In his autobiography, Iacocca slips in a small discussion of the Fort Pinto. The Ford Pinto was infamous for having been a deadly vehicle in the case of a rear-end accident. If struck from behind, it would burst into flames within seconds. The problem was that the fuel tank was behind the axle + the filler neck on the fuel tank would rip out on impact and then would spill or spray raw gas out. Perfect for starting a fire. In 1971, for $2,000, the Pinto was an affordable compact.
Joan Claybrook (one of Ralph Nader’s protégés) believed that the Pinto was not an engineering problem but a PR disaster in the making. Internal memos at Ford have been exposed with having weighed the safety risks over the cost saving for customers. Despite the famous Pinto 1973 memorandum, Iacocca denies this stating: “there is no truth to charge that we tried to save a few bucks and knowingly made a dangerous car” (162, Autobiography). Ford voluntarily recalled 1.5 million Pintos in June of 1978, a month before Iacocca was fired.
The Ford Pinto Memorandum
The following figures are drawn from the 1973 memorandum* written for and circulated amongst senior management at the Ford Motor Company concerning cost-benefit analysis of retrofitting or altering production of autos and light trucks susceptible to fires from leaking gas tanks after a hypothetical roll-over.
Fatalities Associated with Roll-Over-Induced Fuel Leakage and Fires
Expected Costs of producing all US cars and light trucks with fuel tank modifications:
- Expected unit sales: 12.5 million vehicles (includes 11 million cars and 1.5 million light utility vehicles built on same chassis)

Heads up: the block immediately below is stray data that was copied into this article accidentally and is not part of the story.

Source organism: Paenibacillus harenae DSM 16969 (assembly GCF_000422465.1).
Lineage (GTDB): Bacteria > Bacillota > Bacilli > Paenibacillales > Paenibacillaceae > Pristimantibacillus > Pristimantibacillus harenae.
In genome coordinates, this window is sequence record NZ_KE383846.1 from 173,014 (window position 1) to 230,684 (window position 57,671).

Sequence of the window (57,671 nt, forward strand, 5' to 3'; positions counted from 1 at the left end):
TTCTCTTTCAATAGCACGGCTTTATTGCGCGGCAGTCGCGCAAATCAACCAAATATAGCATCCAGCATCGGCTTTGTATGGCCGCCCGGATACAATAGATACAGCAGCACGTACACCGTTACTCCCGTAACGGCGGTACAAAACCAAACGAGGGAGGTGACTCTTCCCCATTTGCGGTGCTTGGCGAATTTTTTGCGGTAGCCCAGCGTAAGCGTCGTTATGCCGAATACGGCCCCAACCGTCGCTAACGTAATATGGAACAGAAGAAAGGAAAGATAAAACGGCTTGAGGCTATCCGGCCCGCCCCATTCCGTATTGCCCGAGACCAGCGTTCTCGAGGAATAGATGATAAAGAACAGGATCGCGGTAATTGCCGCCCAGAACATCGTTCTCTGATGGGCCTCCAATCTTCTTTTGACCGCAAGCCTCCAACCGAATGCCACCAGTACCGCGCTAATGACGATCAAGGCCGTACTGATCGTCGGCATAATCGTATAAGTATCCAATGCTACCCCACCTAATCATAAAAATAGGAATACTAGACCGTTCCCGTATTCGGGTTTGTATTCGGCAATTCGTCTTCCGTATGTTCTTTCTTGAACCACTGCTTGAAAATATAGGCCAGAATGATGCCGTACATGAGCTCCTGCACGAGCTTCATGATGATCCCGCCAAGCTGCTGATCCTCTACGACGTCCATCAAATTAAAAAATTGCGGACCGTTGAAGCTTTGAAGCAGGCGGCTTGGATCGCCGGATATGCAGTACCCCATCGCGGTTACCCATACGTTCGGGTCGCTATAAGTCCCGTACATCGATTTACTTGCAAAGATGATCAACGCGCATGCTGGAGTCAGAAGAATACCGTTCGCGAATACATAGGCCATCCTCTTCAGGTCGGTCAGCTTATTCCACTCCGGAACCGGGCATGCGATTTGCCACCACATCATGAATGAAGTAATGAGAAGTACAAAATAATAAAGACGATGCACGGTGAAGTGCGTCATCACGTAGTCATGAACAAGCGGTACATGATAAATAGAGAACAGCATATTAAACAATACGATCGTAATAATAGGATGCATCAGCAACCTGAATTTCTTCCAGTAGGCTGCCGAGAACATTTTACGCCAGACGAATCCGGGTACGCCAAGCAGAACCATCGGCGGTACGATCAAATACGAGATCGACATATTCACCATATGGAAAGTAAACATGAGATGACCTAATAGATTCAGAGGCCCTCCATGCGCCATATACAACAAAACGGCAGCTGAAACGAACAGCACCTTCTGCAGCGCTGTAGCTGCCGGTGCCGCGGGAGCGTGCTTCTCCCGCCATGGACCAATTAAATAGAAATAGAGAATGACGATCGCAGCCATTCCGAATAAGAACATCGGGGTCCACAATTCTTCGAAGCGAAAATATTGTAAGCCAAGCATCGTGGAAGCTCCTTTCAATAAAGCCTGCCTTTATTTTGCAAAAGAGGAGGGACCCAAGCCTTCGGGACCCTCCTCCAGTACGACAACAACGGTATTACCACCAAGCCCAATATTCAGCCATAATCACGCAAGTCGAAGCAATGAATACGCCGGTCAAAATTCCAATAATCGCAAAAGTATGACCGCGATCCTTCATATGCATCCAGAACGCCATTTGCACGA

- Modification costs per unit: $11.00
- Total Cost: $137.5 million
[= 12,500,000 vehicles x $11.00 per unit]
Expected Costs of producing vehicles without fuel tank modifications:
- Expected accident results (assuming 2100 accidents): 180 burn deaths 180 serious burn injuries 2100 burned out vehicles
- Unit costs of accident results (assuming out of court settlements): $200,000 per burn death** $67,000 per serious injury $700 per burned out vehicle
- Total Costs: $49.53 million
[= (180 deaths x $200k) + (180 injuries x $67k) + (2100 vehicles x $700 per vehicle)]
Thus, the costs for fixing the roll-over problem was $137 million, while the computed cost of cases where injuries occur was only $50 million.
*”Fatalities Associated With Crash Induced Fuel Leakage and Fires,” by E.S. Grush and C.S. Saundy, Environmental and Safety Engineering.
**By the way, the $200k and $67k figures for the average value of a lost or injured adult life is drawn from the NHTSA (National Highway Traffic Safety Administration) calculation of the estimated costs to society of automobile accidents. It is not a low-ball figure fabricated by Ford. (For example, the $200k for death was calculated by adding estimated direct costs of $163k — such as loss of future earnings, plus $37k of indirect costs — such as hospital and insurance costs, legal and court costs, victim pain and suffering, funeral costs, and property damage.) This is the calculation typically used by the U.S. Federal government for performing cost-benefit analyses of highway construction projects (e.g. determining how safely we should build our roads and highways). Even today, such figures are commonly used by many state and local, as well as federal, government agencies to weigh costs of various tax-supported programs.
Continue reading Lee Iacocca: Don’t Elaborate Much On Your Deadly Mistakes